2019年5月1日

BREXIT all around

The EUIPO has not only been confronted with the impact of BREXIT procedurally but also has been faced with several trade mark applications including the word 'BREXIT'.

Recently, the Grand Board of Appeal of the EUIPO has considered a trade mark application for a stylised version of the word 'BREXIT' for energy drinks containing caffeine and for beer (Class 32).

The reasons for the remittal to the Grand Board of Appeal was a previous decision by the Second Board of Appeal which concluded that there were no absolute grounds of refusal for the word mark 'BREXIT' for goods in Classes 5, 3, 34 as well as national decisions about this word with varying outcomes.

The Grand Board assessed the application on two grounds: First, it discussed whether the application was contrary to the established principles of morality and public policy and secondly whether it possesses the required distinctive character.

When elaborating first of all on the meaning of the word BREXIT, the Grand Board also touched upon the enormous consequences of BREXIT stating that:'

"The United Kingdom's BREXIT will have important legislative, economic, and social repercussions at all levels for all the Member States for many years to come" (unofficial translation).

In this particular context, the relevant public, which may display a low level of attention when faced with the word 'BREXIT', includes also the public to whom the goods are not directly addressed.

When assessing whether the sign applied for was actually contrary to morality and public policy, the Grand Board restated that the standard does not depend on the perception of the part of the relevant public who does not find anything shocking nor on the perception of the part of the public that may be very easily offended.

Instead, the standards of a reasonable person with average sensitivity and tolerance thresholds is crucial when determining whether an application can be rejected.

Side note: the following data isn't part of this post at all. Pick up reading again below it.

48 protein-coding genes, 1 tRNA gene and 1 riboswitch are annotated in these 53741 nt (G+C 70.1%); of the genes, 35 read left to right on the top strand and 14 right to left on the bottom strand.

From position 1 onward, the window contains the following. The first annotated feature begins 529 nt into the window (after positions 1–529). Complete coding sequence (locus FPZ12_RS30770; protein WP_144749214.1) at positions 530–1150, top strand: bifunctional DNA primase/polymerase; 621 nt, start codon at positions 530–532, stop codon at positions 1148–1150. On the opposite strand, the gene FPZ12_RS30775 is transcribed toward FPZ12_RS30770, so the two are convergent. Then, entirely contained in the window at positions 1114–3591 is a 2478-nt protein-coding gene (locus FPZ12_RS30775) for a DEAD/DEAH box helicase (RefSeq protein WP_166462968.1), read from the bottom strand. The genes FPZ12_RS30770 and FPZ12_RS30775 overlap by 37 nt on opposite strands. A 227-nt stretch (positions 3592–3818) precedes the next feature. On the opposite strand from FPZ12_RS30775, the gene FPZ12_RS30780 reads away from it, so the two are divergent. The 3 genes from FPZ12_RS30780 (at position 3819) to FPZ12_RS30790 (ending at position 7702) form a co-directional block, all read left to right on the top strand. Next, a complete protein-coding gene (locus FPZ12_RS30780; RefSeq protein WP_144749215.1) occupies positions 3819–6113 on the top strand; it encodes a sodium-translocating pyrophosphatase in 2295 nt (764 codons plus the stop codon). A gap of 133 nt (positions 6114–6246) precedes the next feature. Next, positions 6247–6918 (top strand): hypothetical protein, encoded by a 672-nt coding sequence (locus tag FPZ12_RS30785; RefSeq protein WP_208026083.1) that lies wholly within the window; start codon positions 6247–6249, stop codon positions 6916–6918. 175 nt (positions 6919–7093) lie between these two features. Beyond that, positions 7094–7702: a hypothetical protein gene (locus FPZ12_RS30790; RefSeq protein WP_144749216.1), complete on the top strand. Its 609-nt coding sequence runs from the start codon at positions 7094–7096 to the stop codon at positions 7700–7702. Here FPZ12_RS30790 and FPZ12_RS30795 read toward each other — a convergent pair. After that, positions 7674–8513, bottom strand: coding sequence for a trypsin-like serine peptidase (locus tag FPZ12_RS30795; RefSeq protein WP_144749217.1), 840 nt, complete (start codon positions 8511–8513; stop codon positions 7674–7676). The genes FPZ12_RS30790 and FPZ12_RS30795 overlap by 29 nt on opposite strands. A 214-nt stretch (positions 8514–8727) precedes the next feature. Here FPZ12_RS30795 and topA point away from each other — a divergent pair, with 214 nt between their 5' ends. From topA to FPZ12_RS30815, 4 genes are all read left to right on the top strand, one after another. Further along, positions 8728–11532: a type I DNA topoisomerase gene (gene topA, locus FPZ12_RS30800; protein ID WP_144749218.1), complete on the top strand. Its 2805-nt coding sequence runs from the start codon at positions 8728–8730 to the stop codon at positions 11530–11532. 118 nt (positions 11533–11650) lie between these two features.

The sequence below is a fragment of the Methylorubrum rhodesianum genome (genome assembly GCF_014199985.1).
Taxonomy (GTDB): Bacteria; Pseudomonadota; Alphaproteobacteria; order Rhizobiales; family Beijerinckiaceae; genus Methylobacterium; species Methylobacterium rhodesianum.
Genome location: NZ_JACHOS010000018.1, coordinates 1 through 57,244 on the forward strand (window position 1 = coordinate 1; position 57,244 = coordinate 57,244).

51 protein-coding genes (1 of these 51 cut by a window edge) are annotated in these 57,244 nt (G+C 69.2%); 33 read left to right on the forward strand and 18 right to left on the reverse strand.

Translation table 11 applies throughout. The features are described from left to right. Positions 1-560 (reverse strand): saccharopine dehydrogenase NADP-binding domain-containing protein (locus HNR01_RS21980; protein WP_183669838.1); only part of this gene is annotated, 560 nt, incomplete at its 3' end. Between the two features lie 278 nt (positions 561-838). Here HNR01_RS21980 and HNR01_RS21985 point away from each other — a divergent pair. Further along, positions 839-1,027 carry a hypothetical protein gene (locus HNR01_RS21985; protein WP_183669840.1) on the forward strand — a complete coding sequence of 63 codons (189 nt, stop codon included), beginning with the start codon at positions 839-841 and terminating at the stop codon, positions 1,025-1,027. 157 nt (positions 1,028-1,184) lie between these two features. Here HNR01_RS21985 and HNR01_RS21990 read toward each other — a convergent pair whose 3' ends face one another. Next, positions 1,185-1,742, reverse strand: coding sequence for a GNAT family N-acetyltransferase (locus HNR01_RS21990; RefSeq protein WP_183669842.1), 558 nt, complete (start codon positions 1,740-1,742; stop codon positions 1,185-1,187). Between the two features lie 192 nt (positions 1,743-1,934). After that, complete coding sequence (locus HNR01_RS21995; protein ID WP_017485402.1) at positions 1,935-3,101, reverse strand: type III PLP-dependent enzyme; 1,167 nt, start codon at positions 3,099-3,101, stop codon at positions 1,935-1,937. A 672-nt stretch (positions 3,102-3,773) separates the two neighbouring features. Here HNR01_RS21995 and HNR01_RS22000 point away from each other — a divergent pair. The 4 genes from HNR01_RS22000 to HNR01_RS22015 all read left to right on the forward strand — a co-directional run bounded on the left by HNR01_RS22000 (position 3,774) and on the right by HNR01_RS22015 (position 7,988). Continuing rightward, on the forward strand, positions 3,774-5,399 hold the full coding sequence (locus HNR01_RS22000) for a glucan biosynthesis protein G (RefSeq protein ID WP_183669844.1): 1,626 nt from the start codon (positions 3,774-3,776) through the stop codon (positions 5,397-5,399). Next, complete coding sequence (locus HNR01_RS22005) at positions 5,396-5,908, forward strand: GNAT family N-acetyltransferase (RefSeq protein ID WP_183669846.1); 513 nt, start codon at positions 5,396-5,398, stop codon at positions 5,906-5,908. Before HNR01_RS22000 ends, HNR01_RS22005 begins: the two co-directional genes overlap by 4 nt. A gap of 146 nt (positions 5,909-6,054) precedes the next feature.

The Grand Board disagreed with the assessment of the Examiner that the relevant public would be 'deeply offended' when confronted with the registration of the sign applied for. The Grand Board argued that the word BREXIT did not bear any moral connotation. The Grand Board added:

"To the extent that a part of the public in the United Kingdom may have been upset by the referendum result and the undesired consequences of the political process; this is just one natural result for controversial decisions taken democratically. Being upset about a political development does not constitute offence. The word 'BREXIT' is not repugnant from a moral point of view, merely because part of the public does not like the idea of it' (unofficial translation).

Concerning the distinctive character, the Grand Board dismissed the Applicant's argument that the sign applied, at its time of registration, referred to an unknown new word. Rather, the word 'BREXIT' would only be associated with a political and historical event by the relevant public.

The Grand Board noted that a sign may only acquire distinctiveness when used in a trade context. The figurative elements consisting of stylized letters and a background evoking the Union Jack flag did not render the sign distinctive either.

The Grand Board also referred to national decisions refusing signs containing the element BREXIT which confirmed its view.

Comments

This decision is particularly interesting for three reasons.

First, by referring this case to the Grand Board, the Boards of Appeal attempt to streamline the (previously inconsistent) approach taken regarding applications including the word 'BREXIT'.

Contrary to the Second Board of Appeal, EUIPO's Examination Division has previously refused several applications containing BREXIT seeking registration for goods such as alcoholic beverages (Class 33), metal (Class 6), software or services eg legal services (Class 45).

Second, as also pointed out by the Grand Board, the word 'BREXIT' as an ongoing political event is currently highly significant. Although the Grand Board did not assess the descriptiveness of 'BREXIT' within the meaning of Art. 7(1)(c) EUTMR, it follows from its decision that BREXIT constitutes a descriptive term. As a rule, a term descriptive for the goods and services applied for is not distinctive.

Lastly, this decision is interesting in terms of the application of standards of morality and public policy. By overturning the Examiner's decision at this point, it reflects that this is a rather sensitive political event with a high impact.

Nevertheless, this is insufficient to be regarded as 'deeply offensive' and to pass the threshold of Art. 7(1) (f) EUTMR, as this concerns a decision taken democratically.

Leading examples of trade mark applications which were rejected on this ground, however, include 'HIJOPUTA' and 'Fack Ju Göhte' (still pending with the Court of Justice).

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